We often wonder if the Pennsylvania Liquor Control Board has a special department dedicated to enraging restaurateurs, wine geeks and the alcohol-appreciating population-at-large. Even when it tries to drag itself into the 21st century, it still manages to tick someone (or everyone) off. The most recent kerfuffle involves the PLCB’s seemingly innocuous plan to sublease space within pre-existing grocers to open wine “boutiques,” a project which has raised the ire of some local restaurateurs who believe the state-run monopoly is handpicking partners in a secretive process and creating an unfair advantage for some at the expense of others. We spoke with Joe Conti, the CEO of the PLCB to find out how the partners are selected and who else is under consideration…
How did this wine boutique idea come about?
I would say a year to 18 months ago - our chairman, P.J. Stapleton, had an idea for wine boutiques. We did have a wine boutique in the ‘80s that was not successful - wine in the ‘80s wasn’t what wine is today.
One of the main critiques of the program is that the partners are being ‘hand-selected’ by the PLCB in a secretive fashion. Can you explain how you looked for partners or locations?
We put an advertisement in the local newspapers, which is what we [normally] tend to do when we’re looking for [any] stores. The whole real estate community knows and looks for our ads. We advertised in this case in Pittsburgh, Philadelphia, Doylestown and West Chester. Then the word got out in the real estate community. There were several dozen responses to ads and we investigated them all.
So, to clarify, any business owner could just call you and you’ll check out their proposal?
Yes. We continue to get calls unsolicited. We got a couple of calls from Pittsburgh area this week. Some don’t get to the stage of negotiations because they don’t make sense [as locations]. There’s not a desire to partner with any particular entity. Also, we weren’t looking to partner with restaurants, we were looking to partner with high-end gourmet food stores. To go to DiBruno’s to buy a nice piece of cheese and a couple of slices of prosciutto and get a nice bottle of wine to go is what we’re envisioning here.
Maybe it’s confusing because your first partner, Jose Garces, is known for being a restaurateur, not a grocer.
Jose basically was doing this market in the Western Union building. When he heard we were placing boutiques, he called us. It makes a lot of sense for us to sublet 600 square feet from him. It’s a high-end gourmet food market - the community will embrace that concept there. In the beginning, the location was frankly more important than the concept. We looked at everything from office buildings to sites like the Italian Market. That was going to be our first one, but it fell through.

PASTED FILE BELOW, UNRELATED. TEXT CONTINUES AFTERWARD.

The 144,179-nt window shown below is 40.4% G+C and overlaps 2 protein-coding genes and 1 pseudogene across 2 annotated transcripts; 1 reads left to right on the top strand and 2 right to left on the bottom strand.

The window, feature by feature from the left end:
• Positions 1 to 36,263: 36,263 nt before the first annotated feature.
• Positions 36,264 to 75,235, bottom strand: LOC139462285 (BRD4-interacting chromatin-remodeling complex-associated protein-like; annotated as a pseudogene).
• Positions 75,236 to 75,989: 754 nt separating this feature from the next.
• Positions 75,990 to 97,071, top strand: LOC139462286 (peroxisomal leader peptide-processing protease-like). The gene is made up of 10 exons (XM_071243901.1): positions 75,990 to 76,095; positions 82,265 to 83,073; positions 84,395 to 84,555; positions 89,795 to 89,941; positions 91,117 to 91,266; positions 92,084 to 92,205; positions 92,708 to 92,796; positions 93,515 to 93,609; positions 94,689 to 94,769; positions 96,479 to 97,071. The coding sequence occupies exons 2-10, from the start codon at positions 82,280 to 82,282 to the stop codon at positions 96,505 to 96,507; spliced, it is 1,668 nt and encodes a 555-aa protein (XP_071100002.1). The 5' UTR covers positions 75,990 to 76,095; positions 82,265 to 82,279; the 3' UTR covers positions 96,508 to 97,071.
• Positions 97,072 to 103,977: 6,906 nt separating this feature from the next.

What was it and why did it fall through?
It was either 9th and Christian or 9th and Catherine - I can’t remember. DiBruno Brothers was going to sell balsamic vinegars and olive oil - and we would sell wine. We got real far along in discussion with them, but in the bottom half of the 9th inning we found that there was a school within 500 feet - that’s the only thing that prevented it. A charter school that was about 40 feet away. Schools are so close - it’s a difficulty with placing our stores in the urban settings.
Are you surprised some restaurateurs are bent out of shape?
How can I be diplomatic here? I’m from a restaurant family. I like to tease I’m a bartender by birth. My father was president of the National Restaurant Association. Yes, I was surprised. It’s a very old-fashioned, parochial view of the restaurant market. Decades ago we realized the hospitality industry survives best when there are a number of options for the consumer. I have not been in favor of protecting market share for individual restaurants. From my experience in the hospitality industry, that’s a way of the past. Over and above that, I’ve been more surprised by the misunderstanding of the perspective. Initially, chairman Stapleton testified that we probably couldn’t do more than five or 10 of these in the next five years. There are 25,000 restaurants in the state talking about five to 10 locations. I struggle with the perspective of the fight that they’re embarking.
Any other boutiques you can discuss?
There one in an office building in Center City - it’s not part of a marketplace - that’s very close to being consummated.
Is it the Comcast Center?
No. I would tell you if you were right. You’re warm though.
Okay, what else?
We have a couple discussions about a suburban location with a market. We continue to try to work with the DiBruno family. We’ve had discussions about something in their 18th and Chestnut store. We might be near the meats/seafood section there, but this is additional space they’re looking at - there are other stores that have other uses that may be moving out. If that space becomes available, it could be - we’d be fortunate to consider a location there.